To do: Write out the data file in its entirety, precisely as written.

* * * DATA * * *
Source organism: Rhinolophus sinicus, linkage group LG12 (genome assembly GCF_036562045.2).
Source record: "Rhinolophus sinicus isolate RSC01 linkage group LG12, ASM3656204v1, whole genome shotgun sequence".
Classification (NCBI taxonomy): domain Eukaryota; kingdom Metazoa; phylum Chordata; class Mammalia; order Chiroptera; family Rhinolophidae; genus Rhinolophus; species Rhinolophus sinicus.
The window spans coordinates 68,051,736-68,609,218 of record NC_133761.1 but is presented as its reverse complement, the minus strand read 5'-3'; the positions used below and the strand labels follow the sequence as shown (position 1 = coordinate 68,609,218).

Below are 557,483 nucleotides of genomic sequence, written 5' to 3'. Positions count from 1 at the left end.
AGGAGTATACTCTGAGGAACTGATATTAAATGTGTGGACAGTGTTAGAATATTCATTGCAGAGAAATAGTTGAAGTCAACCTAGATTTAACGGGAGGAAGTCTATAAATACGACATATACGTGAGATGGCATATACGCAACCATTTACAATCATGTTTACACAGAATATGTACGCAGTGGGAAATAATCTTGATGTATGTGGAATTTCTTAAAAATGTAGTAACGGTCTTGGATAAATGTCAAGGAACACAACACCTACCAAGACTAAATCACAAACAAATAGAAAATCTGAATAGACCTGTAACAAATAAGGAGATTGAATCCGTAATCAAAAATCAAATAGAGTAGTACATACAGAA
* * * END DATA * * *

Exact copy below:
Source organism: Rhinolophus sinicus, linkage group LG12 (genome assembly GCF_036562045.2).
Source record: "Rhinolophus sinicus isolate RSC01 linkage group LG12, ASM3656204v1, whole genome shotgun sequence".
Classification (NCBI taxonomy): domain Eukaryota; kingdom Metazoa; phylum Chordata; class Mammalia; order Chiroptera; family Rhinolophidae; genus Rhinolophus; species Rhinolophus sinicus.
The window spans coordinates 68,051,736-68,609,218 of record NC_133761.1 but is presented as its reverse complement, the minus strand read 5'-3'; the positions used below and the strand labels follow the sequence as shown (position 1 = coordinate 68,609,218).

Below are 557,483 nucleotides of genomic sequence, written 5' to 3'. Positions count from 1 at the left end.
AGGAGTATACTCTGAGGAACTGATATTAAATGTGTGGACAGTGTTAGAATATTCATTGCAGAGAAATAGTTGAAGTCAACCTAGATTTAACGGGAGGAAGTCTATAAATACGACATATACGTGAGATGGCATATACGCAACCATTTACAATCATGTTTACACAGAATATGTACGCAGTGGGAAATAATCTTGATGTATGTGGAATTTCTTAAAAATGTAGTAACGGTCTTGGATAAATGTCAAGGAACACAACACCTACCAAGACTAAATCACAAACAAATAGAAAATCTGAATAGACCTGTAACAAATAAGGAGATTGAATCCGTAATCAAAAATCAAATAGAGTAGTACATACAGAA